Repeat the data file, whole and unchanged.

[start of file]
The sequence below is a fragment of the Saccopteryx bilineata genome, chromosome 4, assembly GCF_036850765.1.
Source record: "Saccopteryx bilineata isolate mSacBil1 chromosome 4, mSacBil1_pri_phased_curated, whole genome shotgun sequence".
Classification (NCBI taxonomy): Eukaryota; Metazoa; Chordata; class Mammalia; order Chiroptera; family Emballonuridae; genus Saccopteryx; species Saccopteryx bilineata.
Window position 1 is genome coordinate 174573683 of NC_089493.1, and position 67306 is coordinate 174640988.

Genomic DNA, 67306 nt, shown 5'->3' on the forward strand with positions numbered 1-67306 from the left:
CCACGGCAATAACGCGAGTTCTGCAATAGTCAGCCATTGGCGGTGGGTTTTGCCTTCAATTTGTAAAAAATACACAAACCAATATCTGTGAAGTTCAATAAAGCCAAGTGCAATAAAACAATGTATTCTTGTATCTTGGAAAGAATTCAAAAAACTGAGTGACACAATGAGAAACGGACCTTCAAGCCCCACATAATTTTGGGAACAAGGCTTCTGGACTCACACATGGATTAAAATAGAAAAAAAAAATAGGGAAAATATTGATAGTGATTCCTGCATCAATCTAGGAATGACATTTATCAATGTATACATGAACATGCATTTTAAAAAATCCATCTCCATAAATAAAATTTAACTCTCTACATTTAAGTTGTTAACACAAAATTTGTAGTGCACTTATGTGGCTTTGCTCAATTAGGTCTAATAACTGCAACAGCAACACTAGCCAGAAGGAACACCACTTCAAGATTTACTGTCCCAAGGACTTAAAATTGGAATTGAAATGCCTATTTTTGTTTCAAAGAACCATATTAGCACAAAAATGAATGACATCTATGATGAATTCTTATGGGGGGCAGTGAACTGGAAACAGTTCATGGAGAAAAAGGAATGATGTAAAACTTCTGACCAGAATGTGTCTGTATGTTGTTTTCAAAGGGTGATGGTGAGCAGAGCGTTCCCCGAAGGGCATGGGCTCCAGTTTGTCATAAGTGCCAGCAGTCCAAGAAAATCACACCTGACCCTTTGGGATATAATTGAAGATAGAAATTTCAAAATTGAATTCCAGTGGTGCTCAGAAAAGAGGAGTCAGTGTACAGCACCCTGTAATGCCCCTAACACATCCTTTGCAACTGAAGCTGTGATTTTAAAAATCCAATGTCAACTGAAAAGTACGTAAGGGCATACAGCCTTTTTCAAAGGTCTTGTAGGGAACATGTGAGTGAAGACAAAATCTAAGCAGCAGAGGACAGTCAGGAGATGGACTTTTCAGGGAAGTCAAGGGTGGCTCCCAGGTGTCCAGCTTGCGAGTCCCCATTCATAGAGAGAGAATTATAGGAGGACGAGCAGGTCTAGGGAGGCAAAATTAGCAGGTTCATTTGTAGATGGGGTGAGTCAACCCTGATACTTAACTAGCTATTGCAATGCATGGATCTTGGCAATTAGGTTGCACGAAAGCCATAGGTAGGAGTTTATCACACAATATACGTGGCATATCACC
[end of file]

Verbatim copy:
The sequence below is a fragment of the Saccopteryx bilineata genome, chromosome 4, assembly GCF_036850765.1.
Source record: "Saccopteryx bilineata isolate mSacBil1 chromosome 4, mSacBil1_pri_phased_curated, whole genome shotgun sequence".
Classification (NCBI taxonomy): Eukaryota; Metazoa; Chordata; class Mammalia; order Chiroptera; family Emballonuridae; genus Saccopteryx; species Saccopteryx bilineata.
Window position 1 is genome coordinate 174573683 of NC_089493.1, and position 67306 is coordinate 174640988.

Genomic DNA, 67306 nt, shown 5'->3' on the forward strand with positions numbered 1-67306 from the left:
CCACGGCAATAACGCGAGTTCTGCAATAGTCAGCCATTGGCGGTGGGTTTTGCCTTCAATTTGTAAAAAATACACAAACCAATATCTGTGAAGTTCAATAAAGCCAAGTGCAATAAAACAATGTATTCTTGTATCTTGGAAAGAATTCAAAAAACTGAGTGACACAATGAGAAACGGACCTTCAAGCCCCACATAATTTTGGGAACAAGGCTTCTGGACTCACACATGGATTAAAATAGAAAAAAAAAATAGGGAAAATATTGATAGTGATTCCTGCATCAATCTAGGAATGACATTTATCAATGTATACATGAACATGCATTTTAAAAAATCCATCTCCATAAATAAAATTTAACTCTCTACATTTAAGTTGTTAACACAAAATTTGTAGTGCACTTATGTGGCTTTGCTCAATTAGGTCTAATAACTGCAACAGCAACACTAGCCAGAAGGAACACCACTTCAAGATTTACTGTCCCAAGGACTTAAAATTGGAATTGAAATGCCTATTTTTGTTTCAAAGAACCATATTAGCACAAAAATGAATGACATCTATGATGAATTCTTATGGGGGGCAGTGAACTGGAAACAGTTCATGGAGAAAAAGGAATGATGTAAAACTTCTGACCAGAATGTGTCTGTATGTTGTTTTCAAAGGGTGATGGTGAGCAGAGCGTTCCCCGAAGGGCATGGGCTCCAGTTTGTCATAAGTGCCAGCAGTCCAAGAAAATCACACCTGACCCTTTGGGATATAATTGAAGATAGAAATTTCAAAATTGAATTCCAGTGGTGCTCAGAAAAGAGGAGTCAGTGTACAGCACCCTGTAATGCCCCTAACACATCCTTTGCAACTGAAGCTGTGATTTTAAAAATCCAATGTCAACTGAAAAGTACGTAAGGGCATACAGCCTTTTTCAAAGGTCTTGTAGGGAACATGTGAGTGAAGACAAAATCTAAGCAGCAGAGGACAGTCAGGAGATGGACTTTTCAGGGAAGTCAAGGGTGGCTCCCAGGTGTCCAGCTTGCGAGTCCCCATTCATAGAGAGAGAATTATAGGAGGACGAGCAGGTCTAGGGAGGCAAAATTAGCAGGTTCATTTGTAGATGGGGTGAGTCAACCCTGATACTTAACTAGCTATTGCAATGCATGGATCTTGGCAATTAGGTTGCACGAAAGCCATAGGTAGGAGTTTATCACACAATATACGTGGCATATCACC